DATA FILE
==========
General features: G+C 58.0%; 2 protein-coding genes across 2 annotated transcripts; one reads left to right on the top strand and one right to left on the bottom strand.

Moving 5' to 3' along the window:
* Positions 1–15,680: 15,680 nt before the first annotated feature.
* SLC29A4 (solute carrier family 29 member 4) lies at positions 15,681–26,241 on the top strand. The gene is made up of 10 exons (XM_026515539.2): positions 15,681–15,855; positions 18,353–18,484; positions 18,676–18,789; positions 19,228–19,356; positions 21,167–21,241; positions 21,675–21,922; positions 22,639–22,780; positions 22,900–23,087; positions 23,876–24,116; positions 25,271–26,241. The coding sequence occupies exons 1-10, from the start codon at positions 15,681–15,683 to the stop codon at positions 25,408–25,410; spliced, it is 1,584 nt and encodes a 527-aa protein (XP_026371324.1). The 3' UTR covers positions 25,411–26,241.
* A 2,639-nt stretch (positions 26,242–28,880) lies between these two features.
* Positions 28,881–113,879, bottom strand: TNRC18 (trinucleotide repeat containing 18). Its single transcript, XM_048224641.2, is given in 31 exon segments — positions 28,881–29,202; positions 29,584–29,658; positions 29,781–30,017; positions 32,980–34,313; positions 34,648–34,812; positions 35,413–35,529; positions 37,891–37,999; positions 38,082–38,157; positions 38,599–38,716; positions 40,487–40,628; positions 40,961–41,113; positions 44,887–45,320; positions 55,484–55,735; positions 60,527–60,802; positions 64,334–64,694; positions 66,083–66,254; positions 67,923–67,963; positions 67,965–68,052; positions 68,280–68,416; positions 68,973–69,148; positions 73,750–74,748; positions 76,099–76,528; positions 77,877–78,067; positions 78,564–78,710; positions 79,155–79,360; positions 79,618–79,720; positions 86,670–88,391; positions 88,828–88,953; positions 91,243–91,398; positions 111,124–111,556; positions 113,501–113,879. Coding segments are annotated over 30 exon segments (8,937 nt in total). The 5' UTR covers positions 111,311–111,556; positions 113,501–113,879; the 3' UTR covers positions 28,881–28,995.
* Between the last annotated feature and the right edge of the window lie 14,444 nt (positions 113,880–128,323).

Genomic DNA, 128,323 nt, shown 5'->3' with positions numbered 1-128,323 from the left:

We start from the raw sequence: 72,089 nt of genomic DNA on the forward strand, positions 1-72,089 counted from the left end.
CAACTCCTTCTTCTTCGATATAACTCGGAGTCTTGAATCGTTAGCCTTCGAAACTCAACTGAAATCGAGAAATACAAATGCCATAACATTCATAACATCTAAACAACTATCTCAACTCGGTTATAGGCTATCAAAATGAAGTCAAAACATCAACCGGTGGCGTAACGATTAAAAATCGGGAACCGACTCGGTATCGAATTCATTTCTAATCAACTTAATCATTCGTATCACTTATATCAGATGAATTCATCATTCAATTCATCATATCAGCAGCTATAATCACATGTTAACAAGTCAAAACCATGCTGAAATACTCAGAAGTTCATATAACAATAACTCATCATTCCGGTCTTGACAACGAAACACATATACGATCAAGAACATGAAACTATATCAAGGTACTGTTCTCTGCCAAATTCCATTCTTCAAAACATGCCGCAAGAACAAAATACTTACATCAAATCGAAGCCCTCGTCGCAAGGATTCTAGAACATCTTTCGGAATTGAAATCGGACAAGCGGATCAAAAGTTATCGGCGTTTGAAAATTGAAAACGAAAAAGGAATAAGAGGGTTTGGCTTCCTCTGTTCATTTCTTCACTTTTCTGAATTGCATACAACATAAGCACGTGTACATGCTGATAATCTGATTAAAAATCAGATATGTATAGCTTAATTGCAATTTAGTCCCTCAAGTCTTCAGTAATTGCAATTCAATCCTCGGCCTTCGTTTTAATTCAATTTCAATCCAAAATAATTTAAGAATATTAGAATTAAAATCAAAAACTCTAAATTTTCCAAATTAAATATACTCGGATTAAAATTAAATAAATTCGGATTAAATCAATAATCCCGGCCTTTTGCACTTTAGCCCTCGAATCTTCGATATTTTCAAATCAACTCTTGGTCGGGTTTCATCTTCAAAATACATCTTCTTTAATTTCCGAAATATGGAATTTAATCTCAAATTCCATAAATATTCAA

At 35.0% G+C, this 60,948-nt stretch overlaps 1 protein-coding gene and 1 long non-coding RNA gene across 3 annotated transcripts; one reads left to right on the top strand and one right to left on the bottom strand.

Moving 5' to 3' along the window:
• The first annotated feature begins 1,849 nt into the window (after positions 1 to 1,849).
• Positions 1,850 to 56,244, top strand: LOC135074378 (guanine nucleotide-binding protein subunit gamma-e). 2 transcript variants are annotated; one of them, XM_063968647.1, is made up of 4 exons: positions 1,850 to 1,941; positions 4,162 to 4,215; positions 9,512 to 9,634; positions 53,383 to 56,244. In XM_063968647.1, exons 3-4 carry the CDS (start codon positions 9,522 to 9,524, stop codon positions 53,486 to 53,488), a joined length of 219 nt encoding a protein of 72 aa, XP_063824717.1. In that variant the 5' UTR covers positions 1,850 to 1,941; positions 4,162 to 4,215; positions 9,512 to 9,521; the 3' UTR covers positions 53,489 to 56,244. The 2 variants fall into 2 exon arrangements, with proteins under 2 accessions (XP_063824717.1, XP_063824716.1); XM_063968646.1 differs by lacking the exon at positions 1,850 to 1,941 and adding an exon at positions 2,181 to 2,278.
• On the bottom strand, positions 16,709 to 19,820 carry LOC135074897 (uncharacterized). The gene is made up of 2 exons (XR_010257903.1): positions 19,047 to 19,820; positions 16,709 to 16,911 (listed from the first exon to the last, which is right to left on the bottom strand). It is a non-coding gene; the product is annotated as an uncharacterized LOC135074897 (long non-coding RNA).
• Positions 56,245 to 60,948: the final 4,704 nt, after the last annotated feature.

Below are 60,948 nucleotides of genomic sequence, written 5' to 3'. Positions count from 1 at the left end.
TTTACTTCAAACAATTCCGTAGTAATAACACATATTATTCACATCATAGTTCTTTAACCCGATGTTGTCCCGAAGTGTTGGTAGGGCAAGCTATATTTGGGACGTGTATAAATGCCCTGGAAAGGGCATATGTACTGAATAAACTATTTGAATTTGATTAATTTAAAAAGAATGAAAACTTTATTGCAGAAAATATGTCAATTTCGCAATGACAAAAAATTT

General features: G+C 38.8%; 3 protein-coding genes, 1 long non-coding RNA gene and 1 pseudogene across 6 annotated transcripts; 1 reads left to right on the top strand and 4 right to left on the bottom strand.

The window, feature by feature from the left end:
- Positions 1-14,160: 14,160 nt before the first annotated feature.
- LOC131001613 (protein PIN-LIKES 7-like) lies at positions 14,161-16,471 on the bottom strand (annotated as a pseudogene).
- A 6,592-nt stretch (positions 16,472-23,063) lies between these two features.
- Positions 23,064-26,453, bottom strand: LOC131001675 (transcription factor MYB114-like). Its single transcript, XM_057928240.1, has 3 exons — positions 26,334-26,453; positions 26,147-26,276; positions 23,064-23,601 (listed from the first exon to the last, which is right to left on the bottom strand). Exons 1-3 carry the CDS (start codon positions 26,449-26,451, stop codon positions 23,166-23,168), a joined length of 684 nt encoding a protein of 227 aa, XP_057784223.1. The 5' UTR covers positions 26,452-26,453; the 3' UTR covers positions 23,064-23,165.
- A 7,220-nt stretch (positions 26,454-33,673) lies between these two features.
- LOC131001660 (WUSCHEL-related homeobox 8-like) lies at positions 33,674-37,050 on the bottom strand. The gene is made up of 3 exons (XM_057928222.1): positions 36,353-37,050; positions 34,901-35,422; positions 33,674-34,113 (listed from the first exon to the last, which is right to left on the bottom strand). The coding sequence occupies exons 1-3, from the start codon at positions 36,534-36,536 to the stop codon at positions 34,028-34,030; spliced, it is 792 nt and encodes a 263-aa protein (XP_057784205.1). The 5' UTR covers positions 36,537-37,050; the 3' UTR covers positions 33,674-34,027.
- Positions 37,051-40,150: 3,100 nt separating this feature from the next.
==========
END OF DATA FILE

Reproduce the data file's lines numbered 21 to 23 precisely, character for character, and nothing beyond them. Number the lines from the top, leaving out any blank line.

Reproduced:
- Positions 1-14,160: 14,160 nt before the first annotated feature.
- LOC131001613 (protein PIN-LIKES 7-like) lies at positions 14,161-16,471 on the bottom strand (annotated as a pseudogene).
- A 6,592-nt stretch (positions 16,472-23,063) lies between these two features.